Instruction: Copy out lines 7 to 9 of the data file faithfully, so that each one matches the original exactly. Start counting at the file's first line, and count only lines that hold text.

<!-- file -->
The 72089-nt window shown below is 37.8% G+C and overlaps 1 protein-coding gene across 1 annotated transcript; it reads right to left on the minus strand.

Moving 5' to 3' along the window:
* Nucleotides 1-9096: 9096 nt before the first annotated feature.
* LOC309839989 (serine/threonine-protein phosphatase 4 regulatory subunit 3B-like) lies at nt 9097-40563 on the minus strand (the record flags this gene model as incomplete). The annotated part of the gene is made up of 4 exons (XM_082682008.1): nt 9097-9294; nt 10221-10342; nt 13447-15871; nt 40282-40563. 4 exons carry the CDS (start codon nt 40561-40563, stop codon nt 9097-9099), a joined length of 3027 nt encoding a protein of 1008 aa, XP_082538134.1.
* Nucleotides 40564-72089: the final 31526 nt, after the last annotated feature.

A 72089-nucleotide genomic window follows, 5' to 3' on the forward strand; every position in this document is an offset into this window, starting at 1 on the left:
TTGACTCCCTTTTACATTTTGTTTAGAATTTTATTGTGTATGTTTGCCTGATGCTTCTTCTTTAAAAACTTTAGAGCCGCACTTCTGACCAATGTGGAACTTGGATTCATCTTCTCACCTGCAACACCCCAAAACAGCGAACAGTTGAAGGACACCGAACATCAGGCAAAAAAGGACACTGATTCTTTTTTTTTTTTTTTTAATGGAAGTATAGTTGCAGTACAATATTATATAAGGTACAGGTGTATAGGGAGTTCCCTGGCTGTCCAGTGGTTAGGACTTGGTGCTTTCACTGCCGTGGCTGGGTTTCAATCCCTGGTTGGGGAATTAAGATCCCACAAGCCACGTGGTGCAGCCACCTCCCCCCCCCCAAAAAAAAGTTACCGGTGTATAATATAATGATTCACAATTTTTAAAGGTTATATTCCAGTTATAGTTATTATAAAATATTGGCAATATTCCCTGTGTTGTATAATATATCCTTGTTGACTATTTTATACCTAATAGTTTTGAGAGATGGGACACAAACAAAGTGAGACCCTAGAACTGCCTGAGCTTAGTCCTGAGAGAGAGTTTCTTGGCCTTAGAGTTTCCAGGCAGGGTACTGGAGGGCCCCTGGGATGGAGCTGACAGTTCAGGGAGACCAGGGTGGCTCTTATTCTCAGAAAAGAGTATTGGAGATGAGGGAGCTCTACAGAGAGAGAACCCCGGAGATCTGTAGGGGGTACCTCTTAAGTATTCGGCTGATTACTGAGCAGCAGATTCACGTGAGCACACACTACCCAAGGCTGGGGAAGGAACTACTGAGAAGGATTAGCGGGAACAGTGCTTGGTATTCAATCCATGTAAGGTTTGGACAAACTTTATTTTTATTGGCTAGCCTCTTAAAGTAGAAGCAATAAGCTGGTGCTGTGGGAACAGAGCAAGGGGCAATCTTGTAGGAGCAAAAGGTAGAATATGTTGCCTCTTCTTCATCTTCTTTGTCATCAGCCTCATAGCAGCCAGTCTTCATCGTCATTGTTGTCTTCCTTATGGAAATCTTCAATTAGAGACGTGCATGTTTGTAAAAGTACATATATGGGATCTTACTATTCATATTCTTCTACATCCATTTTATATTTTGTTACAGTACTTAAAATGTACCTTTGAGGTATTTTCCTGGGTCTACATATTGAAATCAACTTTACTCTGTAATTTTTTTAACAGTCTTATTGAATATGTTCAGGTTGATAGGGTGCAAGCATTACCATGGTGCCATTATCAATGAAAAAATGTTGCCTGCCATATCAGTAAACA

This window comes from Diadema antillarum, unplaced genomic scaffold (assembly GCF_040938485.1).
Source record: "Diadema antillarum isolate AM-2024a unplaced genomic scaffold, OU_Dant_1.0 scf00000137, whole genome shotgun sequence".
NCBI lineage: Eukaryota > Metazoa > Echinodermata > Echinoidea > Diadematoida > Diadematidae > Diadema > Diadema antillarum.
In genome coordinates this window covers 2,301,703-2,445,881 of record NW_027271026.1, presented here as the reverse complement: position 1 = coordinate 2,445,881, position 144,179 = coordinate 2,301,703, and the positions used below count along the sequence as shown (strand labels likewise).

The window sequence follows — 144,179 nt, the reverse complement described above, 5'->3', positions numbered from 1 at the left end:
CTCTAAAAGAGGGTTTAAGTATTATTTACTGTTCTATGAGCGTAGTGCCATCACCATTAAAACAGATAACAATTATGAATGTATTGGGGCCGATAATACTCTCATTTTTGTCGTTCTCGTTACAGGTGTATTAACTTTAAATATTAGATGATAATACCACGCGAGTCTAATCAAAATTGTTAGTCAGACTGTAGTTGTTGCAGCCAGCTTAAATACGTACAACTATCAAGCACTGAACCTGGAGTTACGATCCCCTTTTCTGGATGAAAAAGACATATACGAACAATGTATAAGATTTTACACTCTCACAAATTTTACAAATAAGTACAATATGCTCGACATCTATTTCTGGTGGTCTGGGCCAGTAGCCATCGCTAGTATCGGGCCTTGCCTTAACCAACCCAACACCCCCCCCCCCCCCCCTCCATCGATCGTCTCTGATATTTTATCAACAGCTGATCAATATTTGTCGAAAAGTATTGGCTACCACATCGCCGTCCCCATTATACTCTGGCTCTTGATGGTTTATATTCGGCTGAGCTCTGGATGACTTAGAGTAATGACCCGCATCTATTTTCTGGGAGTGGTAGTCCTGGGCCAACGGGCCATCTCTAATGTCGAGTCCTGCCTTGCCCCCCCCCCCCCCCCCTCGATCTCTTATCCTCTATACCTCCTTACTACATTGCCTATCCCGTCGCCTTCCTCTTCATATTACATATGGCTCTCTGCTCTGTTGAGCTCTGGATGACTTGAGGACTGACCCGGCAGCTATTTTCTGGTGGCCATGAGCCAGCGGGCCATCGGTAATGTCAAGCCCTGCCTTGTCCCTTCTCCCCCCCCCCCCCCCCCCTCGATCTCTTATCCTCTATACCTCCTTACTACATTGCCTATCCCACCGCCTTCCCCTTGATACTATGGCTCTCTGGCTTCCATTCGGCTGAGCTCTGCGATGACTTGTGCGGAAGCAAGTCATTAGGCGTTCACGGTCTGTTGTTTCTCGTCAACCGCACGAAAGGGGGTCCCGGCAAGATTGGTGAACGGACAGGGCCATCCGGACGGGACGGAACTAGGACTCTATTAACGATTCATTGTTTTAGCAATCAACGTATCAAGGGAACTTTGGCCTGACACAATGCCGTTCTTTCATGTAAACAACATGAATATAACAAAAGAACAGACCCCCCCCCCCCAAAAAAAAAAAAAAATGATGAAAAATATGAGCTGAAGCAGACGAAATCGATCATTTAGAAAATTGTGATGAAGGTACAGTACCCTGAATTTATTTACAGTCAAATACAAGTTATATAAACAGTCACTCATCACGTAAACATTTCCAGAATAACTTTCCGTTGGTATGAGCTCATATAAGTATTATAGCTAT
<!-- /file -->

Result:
TTGACTCCCTTTTACATTTTGTTTAGAATTTTATTGTGTATGTTTGCCTGATGCTTCTTCTTTAAAAACTTTAGAGCCGCACTTCTGACCAATGTGGAACTTGGATTCATCTTCTCACCTGCAACACCCCAAAACAGCGAACAGTTGAAGGACACCGAACATCAGGCAAAAAAGGACACTGATTCTTTTTTTTTTTTTTTTAATGGAAGTATAGTTGCAGTACAATATTATATAAGGTACAGGTGTATAGGGAGTTCCCTGGCTGTCCAGTGGTTAGGACTTGGTGCTTTCACTGCCGTGGCTGGGTTTCAATCCCTGGTTGGGGAATTAAGATCCCACAAGCCACGTGGTGCAGCCACCTCCCCCCCCCCAAAAAAAAGTTACCGGTGTATAATATAATGATTCACAATTTTTAAAGGTTATATTCCAGTTATAGTTATTATAAAATATTGGCAATATTCCCTGTGTTGTATAATATATCCTTGTTGACTATTTTATACCTAATAGTTTTGAGAGATGGGACACAAACAAAGTGAGACCCTAGAACTGCCTGAGCTTAGTCCTGAGAGAGAGTTTCTTGGCCTTAGAGTTTCCAGGCAGGGTACTGGAGGGCCCCTGGGATGGAGCTGACAGTTCAGGGAGACCAGGGTGGCTCTTATTCTCAGAAAAGAGTATTGGAGATGAGGGAGCTCTACAGAGAGAGAACCCCGGAGATCTGTAGGGGGTACCTCTTAAGTATTCGGCTGATTACTGAGCAGCAGATTCACGTGAGCACACACTACCCAAGGCTGGGGAAGGAACTACTGAGAAGGATTAGCGGGAACAGTGCTTGGTATTCAATCCATGTAAGGTTTGGACAAACTTTATTTTTATTGGCTAGCCTCTTAAAGTAGAAGCAATAAGCTGGTGCTGTGGGAACAGAGCAAGGGGCAATCTTGTAGGAGCAAAAGGTAGAATATGTTGCCTCTTCTTCATCTTCTTTGTCATCAGCCTCATAGCAGCCAGTCTTCATCGTCATTGTTGTCTTCCTTATGGAAATCTTCAATTAGAGACGTGCATGTTTGTAAAAGTACATATATGGGATCTTACTATTCATATTCTTCTACATCCATTTTATATTTTGTTACAGTACTTAAAATGTACCTTTGAGGTATTTTCCTGGGTCTACATATTGAAATCAACTTTACTCTGTAATTTTTTTAACAGTCTTATTGAATATGTTCAGGTTGATAGGGTGCAAGCATTACCATGGTGCCATTATCAATGAAAAAATGTTGCCTGCCATATCAGTAAACA

This window comes from Diadema antillarum, unplaced genomic scaffold (assembly GCF_040938485.1).
Source record: "Diadema antillarum isolate AM-2024a unplaced genomic scaffold, OU_Dant_1.0 scf00000137, whole genome shotgun sequence".